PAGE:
The council has agreed a budget which attempts to deal with a very tough Government funding settlement without raising council tax.
The County Council faces major financial challenges over the next few years and has agreed a medium term financial strategy which requires substantial savings from all parts of the authority.
The Government’s settlement to North Yorkshire is compounded by other pressures such as the transition of responsibility for concessionary fares to the county council which has, in itself, led to an annual £5m deficit. This means that the county council has to find £69 million over the four year period, £37 million of which has to be found next year, and the majority of which has to be found in the first two years due to the frontloading of the Government settlement.
Speaking at today’s meeting, North Yorkshire’s leader, County Councillor John Weighell said: “I believe this is the best budget in the circumstances. I don’t like the frontloading, I don’t like any reduction in services and I don’t like the effect these cutbacks will have on the county’s economy but we really have had no choice but to set this budget.”
The freezing of council tax will make budget choices even tougher, but the county council understands that many households are struggling to make ends meet in the current economic climate and that the budget will have to be made to balance through savings.
As part of today’s budget decision county council members also agreed to play their part by reducing members’ mileage allowances from 48.5p to 40p for the first 8,500 miles (additional miles are claimed at 25p per mile.)
However, students aged 16-19 with special educational needs who faced having to pay for home school transport have been spared the charges after members voted today that the proposals should be dropped.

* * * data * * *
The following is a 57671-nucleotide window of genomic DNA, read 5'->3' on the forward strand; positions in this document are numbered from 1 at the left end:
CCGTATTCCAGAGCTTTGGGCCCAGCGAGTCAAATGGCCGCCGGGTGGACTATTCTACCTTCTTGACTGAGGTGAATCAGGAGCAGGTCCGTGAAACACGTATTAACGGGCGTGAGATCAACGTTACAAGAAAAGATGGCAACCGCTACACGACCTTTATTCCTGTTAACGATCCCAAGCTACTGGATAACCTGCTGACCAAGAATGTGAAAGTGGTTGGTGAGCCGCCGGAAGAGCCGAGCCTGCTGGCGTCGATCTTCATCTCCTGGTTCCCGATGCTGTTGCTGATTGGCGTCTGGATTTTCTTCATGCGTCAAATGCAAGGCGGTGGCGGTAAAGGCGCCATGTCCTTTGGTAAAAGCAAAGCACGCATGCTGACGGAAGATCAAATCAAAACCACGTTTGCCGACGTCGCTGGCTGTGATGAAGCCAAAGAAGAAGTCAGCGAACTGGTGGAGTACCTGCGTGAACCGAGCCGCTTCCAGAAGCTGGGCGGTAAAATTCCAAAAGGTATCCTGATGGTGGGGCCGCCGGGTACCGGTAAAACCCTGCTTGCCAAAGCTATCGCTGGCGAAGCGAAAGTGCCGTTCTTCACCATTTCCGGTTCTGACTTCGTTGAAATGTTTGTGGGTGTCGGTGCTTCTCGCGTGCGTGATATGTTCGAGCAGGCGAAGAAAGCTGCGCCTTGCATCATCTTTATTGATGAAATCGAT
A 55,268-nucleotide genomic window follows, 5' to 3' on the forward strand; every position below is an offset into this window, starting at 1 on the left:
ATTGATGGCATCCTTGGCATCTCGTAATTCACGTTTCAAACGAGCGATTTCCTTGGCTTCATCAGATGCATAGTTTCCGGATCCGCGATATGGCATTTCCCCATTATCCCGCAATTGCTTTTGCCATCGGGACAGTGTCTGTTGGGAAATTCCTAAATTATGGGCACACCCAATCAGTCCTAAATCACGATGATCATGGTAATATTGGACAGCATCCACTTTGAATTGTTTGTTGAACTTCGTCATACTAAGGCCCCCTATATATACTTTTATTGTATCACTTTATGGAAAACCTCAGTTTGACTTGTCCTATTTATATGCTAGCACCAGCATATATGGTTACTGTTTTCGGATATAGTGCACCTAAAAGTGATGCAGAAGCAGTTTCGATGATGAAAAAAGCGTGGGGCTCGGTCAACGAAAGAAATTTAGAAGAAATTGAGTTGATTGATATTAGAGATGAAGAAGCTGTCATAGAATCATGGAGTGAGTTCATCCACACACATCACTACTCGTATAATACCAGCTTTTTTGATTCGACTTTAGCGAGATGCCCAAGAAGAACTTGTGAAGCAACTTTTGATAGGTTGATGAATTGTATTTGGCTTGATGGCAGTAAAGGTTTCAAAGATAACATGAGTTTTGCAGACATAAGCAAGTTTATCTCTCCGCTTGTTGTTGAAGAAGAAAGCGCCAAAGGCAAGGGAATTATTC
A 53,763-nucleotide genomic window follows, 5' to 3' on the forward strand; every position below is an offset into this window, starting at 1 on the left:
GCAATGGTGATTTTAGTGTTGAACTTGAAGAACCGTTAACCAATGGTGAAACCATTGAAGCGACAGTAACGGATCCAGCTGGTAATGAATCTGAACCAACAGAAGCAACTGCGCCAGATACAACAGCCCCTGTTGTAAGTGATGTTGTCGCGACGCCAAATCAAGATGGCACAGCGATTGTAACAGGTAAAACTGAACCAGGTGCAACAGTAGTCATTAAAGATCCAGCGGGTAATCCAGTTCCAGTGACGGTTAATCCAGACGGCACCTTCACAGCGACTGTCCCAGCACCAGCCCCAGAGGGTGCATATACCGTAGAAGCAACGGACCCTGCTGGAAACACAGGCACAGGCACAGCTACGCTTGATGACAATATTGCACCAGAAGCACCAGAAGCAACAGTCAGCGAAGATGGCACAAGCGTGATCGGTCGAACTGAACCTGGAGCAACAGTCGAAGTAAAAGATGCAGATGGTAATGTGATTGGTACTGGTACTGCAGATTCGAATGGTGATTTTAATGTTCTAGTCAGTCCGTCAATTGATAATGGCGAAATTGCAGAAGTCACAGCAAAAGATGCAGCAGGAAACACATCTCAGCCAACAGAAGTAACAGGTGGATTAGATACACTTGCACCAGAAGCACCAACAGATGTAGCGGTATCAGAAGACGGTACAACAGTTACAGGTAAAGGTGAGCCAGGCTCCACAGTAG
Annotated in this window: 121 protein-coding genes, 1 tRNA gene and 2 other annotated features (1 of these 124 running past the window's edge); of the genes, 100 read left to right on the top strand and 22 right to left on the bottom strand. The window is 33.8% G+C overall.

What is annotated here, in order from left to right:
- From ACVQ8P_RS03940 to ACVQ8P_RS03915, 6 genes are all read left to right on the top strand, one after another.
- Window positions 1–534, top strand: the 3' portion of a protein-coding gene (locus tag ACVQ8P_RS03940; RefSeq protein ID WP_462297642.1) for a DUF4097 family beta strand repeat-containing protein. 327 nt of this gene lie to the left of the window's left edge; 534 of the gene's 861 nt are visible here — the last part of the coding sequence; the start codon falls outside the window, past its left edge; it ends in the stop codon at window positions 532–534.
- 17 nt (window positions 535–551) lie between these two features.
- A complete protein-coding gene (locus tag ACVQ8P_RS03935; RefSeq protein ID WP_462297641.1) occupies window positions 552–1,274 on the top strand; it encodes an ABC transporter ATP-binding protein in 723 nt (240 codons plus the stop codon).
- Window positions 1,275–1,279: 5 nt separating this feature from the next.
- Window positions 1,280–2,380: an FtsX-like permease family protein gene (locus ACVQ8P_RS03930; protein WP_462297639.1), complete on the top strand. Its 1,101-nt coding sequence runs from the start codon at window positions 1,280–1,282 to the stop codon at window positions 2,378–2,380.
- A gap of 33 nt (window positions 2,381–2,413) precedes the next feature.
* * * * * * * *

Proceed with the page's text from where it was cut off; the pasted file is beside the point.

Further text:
The proposed charges for SEN 16-19 year olds form part of a major consultation exercise on proposed changes to the county’s school transport arrangements. Although the consultation exercise is still underway, councillors agreed today that the £70,000 in savings that would have been found, are to be found from elsewhere within the home-to-school transport budget for special educational needs. County Councillor John Watson, North Yorkshire’s Executive Member for Schools said: “we have made this decision because students with special educational needs faced a “double whammy “ of having to pay for transport at the same time as having their Educational Maintenance allowance withdrawn by the Government.”
The county council has so far identified £54 million of savings and remains confident that it will be able to find all necessary savings over the course of the four year spending review. While it prepares a savings plan which will balance the books as well as protecting frontline services as much as possible, the county council has agreed a one-off proposal to draw on reserves to plug the shortfall in 2011/12.
County councillor John Weighell, North Yorkshire’s leader said: “We understand how difficult things are for households and families at the present time and so we are proposing not to raise council tax. However, North Yorkshire is a low spending and low taxing council which has already made £60m of savings already over the past five years. This leaves the authority with reduced scope for making savings through efficiency. Nevertheless we are doing everything possible to make tough spending decisions while protecting frontline services and the most vulnerable people in our society.”